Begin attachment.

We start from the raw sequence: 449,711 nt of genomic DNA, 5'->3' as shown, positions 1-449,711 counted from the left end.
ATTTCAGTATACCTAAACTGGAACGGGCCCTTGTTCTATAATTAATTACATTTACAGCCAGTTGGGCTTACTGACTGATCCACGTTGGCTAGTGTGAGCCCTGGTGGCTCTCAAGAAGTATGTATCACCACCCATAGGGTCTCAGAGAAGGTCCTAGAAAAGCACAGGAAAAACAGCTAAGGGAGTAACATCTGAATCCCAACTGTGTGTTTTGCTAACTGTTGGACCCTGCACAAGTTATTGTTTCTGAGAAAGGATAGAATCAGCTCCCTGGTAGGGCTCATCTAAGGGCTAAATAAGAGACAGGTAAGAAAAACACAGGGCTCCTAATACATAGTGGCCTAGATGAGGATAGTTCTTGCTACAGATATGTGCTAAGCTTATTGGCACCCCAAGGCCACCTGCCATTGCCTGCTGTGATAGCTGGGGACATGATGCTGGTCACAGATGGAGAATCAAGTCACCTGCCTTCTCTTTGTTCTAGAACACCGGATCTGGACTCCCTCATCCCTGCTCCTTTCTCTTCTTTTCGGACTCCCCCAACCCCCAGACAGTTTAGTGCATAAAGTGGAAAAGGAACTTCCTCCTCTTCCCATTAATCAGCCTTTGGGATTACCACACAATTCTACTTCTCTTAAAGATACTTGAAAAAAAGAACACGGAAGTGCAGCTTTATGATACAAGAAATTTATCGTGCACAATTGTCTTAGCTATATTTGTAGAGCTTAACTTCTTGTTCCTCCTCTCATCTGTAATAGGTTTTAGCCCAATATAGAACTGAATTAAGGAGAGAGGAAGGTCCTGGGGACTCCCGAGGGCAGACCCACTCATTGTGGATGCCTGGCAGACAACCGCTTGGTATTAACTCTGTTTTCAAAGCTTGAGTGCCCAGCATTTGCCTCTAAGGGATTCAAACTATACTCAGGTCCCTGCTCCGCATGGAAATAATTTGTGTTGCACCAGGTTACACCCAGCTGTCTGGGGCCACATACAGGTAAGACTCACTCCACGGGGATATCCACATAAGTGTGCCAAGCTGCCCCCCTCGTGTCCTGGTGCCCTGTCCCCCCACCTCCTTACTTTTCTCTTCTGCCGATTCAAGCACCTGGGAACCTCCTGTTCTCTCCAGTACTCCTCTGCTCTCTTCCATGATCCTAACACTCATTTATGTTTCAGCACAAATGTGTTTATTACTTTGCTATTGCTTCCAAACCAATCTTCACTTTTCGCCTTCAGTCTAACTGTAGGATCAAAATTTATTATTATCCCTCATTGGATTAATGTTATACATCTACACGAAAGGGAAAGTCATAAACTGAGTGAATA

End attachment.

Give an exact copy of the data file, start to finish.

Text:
We start from the raw sequence: 449,711 nt of genomic DNA, 5'->3' as shown, positions 1-449,711 counted from the left end.
ATTTCAGTATACCTAAACTGGAACGGGCCCTTGTTCTATAATTAATTACATTTACAGCCAGTTGGGCTTACTGACTGATCCACGTTGGCTAGTGTGAGCCCTGGTGGCTCTCAAGAAGTATGTATCACCACCCATAGGGTCTCAGAGAAGGTCCTAGAAAAGCACAGGAAAAACAGCTAAGGGAGTAACATCTGAATCCCAACTGTGTGTTTTGCTAACTGTTGGACCCTGCACAAGTTATTGTTTCTGAGAAAGGATAGAATCAGCTCCCTGGTAGGGCTCATCTAAGGGCTAAATAAGAGACAGGTAAGAAAAACACAGGGCTCCTAATACATAGTGGCCTAGATGAGGATAGTTCTTGCTACAGATATGTGCTAAGCTTATTGGCACCCCAAGGCCACCTGCCATTGCCTGCTGTGATAGCTGGGGACATGATGCTGGTCACAGATGGAGAATCAAGTCACCTGCCTTCTCTTTGTTCTAGAACACCGGATCTGGACTCCCTCATCCCTGCTCCTTTCTCTTCTTTTCGGACTCCCCCAACCCCCAGACAGTTTAGTGCATAAAGTGGAAAAGGAACTTCCTCCTCTTCCCATTAATCAGCCTTTGGGATTACCACACAATTCTACTTCTCTTAAAGATACTTGAAAAAAAGAACACGGAAGTGCAGCTTTATGATACAAGAAATTTATCGTGCACAATTGTCTTAGCTATATTTGTAGAGCTTAACTTCTTGTTCCTCCTCTCATCTGTAATAGGTTTTAGCCCAATATAGAACTGAATTAAGGAGAGAGGAAGGTCCTGGGGACTCCCGAGGGCAGACCCACTCATTGTGGATGCCTGGCAGACAACCGCTTGGTATTAACTCTGTTTTCAAAGCTTGAGTGCCCAGCATTTGCCTCTAAGGGATTCAAACTATACTCAGGTCCCTGCTCCGCATGGAAATAATTTGTGTTGCACCAGGTTACACCCAGCTGTCTGGGGCCACATACAGGTAAGACTCACTCCACGGGGATATCCACATAAGTGTGCCAAGCTGCCCCCCTCGTGTCCTGGTGCCCTGTCCCCCCACCTCCTTACTTTTCTCTTCTGCCGATTCAAGCACCTGGGAACCTCCTGTTCTCTCCAGTACTCCTCTGCTCTCTTCCATGATCCTAACACTCATTTATGTTTCAGCACAAATGTGTTTATTACTTTGCTATTGCTTCCAAACCAATCTTCACTTTTCGCCTTCAGTCTAACTGTAGGATCAAAATTTATTATTATCCCTCATTGGATTAATGTTATACATCTACACGAAAGGGAAAGTCATAAACTGAGTGAATA